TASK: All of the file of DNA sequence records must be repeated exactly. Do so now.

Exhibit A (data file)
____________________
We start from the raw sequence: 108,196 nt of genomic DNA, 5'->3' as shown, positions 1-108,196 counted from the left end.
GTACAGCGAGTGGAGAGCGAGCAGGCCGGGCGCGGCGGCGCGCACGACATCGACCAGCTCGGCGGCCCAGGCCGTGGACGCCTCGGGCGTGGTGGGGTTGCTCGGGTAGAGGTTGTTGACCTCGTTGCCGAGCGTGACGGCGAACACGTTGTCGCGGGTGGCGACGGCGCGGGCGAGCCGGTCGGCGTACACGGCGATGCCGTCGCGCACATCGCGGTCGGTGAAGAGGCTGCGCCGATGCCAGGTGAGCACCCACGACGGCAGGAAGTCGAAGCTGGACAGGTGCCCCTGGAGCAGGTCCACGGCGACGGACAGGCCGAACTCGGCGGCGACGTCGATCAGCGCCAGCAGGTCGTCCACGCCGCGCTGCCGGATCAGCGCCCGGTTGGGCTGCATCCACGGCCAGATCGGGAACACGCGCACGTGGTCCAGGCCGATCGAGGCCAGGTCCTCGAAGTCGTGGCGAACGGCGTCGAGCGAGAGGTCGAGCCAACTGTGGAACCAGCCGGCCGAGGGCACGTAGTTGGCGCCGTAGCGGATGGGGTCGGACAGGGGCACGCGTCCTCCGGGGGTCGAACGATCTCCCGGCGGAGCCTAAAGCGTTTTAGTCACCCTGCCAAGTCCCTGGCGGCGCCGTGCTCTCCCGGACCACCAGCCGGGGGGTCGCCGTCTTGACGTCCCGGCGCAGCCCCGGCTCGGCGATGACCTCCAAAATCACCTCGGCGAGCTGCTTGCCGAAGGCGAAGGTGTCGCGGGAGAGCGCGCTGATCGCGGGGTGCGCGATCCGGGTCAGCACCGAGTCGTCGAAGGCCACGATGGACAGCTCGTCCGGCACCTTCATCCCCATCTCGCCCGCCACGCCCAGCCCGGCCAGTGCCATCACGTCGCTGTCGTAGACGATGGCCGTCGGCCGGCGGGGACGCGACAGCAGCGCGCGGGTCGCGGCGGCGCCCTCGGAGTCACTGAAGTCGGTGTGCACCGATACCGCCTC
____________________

We start from the raw sequence: 108,196 nt of genomic DNA, 5'->3' as shown, positions 1-108,196 counted from the left end.
GTACAGCGAGTGGAGAGCGAGCAGGCCGGGCGCGGCGGCGCGCACGACATCGACCAGCTCGGCGGCCCAGGCCGTGGACGCCTCGGGCGTGGTGGGGTTGCTCGGGTAGAGGTTGTTGACCTCGTTGCCGAGCGTGACGGCGAACACGTTGTCGCGGGTGGCGACGGCGCGGGCGAGCCGGTCGGCGTACACGGCGATGCCGTCGCGCACATCGCGGTCGGTGAAGAGGCTGCGCCGATGCCAGGTGAGCACCCACGACGGCAGGAAGTCGAAGCTGGACAGGTGCCCCTGGAGCAGGTCCACGGCGACGGACAGGCCGAACTCGGCGGCGACGTCGATCAGCGCCAGCAGGTCGTCCACGCCGCGCTGCCGGATCAGCGCCCGGTTGGGCTGCATCCACGGCCAGATCGGGAACACGCGCACGTGGTCCAGGCCGATCGAGGCCAGGTCCTCGAAGTCGTGGCGAACGGCGTCGAGCGAGAGGTCGAGCCAACTGTGGAACCAGCCGGCCGAGGGCACGTAGTTGGCGCCGTAGCGGATGGGGTCGGACAGGGGCACGCGTCCTCCGGGGGTCGAACGATCTCCCGGCGGAGCCTAAAGCGTTTTAGTCACCCTGCCAAGTCCCTGGCGGCGCCGTGCTCTCCCGGACCACCAGCCGGGGGGTCGCCGTCTTGACGTCCCGGCGCAGCCCCGGCTCGGCGATGACCTCCAAAATCACCTCGGCGAGCTGCTTGCCGAAGGCGAAGGTGTCGCGGGAGAGCGCGCTGATCGCGGGGTGCGCGATCCGGGTCAGCACCGAGTCGTCGAAGGCCACGATGGACAGCTCGTCCGGCACCTTCATCCCCATCTCGCCCGCCACGCCCAGCCCGGCCAGTGCCATCACGTCGCTGTCGTAGACGATGGCCGTCGGCCGGCGGGGACGCGACAGCAGCGCGCGGGTCGCGGCGGCGCCCTCGGAGTCACTGAAGTCGGTGTGCACCGATACCGCCTC